Society of Robots
Search and Index
 Parts List
 Robot Forum
 Member Pages
 Axon MCU
 Robot Books

 How To Build
  A Robot




 Robot Journals
 Robot Theory


    Robot Motor Factor Calculator

    The RMF Calculator is designed to help you decide 'is my motor strong enough for my robot?'

    It is a supplement to the robot dynamics tutorial. If you do not understand how to use this calculator, please read the tutorial first.

    Keep in mind that you may not require maximum velocity, maximum acceleration, and good hill climbing simultaneously (ie you don't mind your robot being slow if it goes up a steep slope). Determine the various worst-case situations you want your robot in, and only use the highest calculated RMF to select your motor.

    Note that all entered values will be saved as a cookie on your computer (if you have cookies enabled) so you don't need to reenter anything on future visits.

    Desired Robot Inputs:
    These are the specs of your robot, defining the properties and capabilities you wish your robot to handle.
    Desired Velocity
    Desired Acceleration
    Expected Efficiency %
    Incline Angle degrees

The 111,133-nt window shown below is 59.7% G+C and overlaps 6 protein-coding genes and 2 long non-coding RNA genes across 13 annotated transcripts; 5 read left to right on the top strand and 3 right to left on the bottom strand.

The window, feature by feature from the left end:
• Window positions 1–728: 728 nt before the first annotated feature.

Wheel Diameter
    # of Powered Wheels wheels

    RMF Results:
    This is the calculated output results. Notice the RMF value. This means that for your robot to accomplish your required specs above, you need to find a motor that has equal or higher RMF (see next section).
    RMF (zero incline)
    Motor Rotation Speed
    Energy/second Watts

    Enter Motor Characteristics:
    Now we need to find a motor that has a RMF value equal or higher than the above calculated value. Now looking up your motor spec sheet ratings, fill in this below information. Remember to check the robot parts list to find and buy your motors.
    Motor RMF (as above)

    Remember, your Motor RMF must be greater or equal to the Results RMF for your robot to acheive your desired specs.

Get Your Ad Here

Has this site helped you with your robot? Give us credit - link back, and help others in the forums!
Society of Robots copyright 2005-2014
forum SMF post simple machines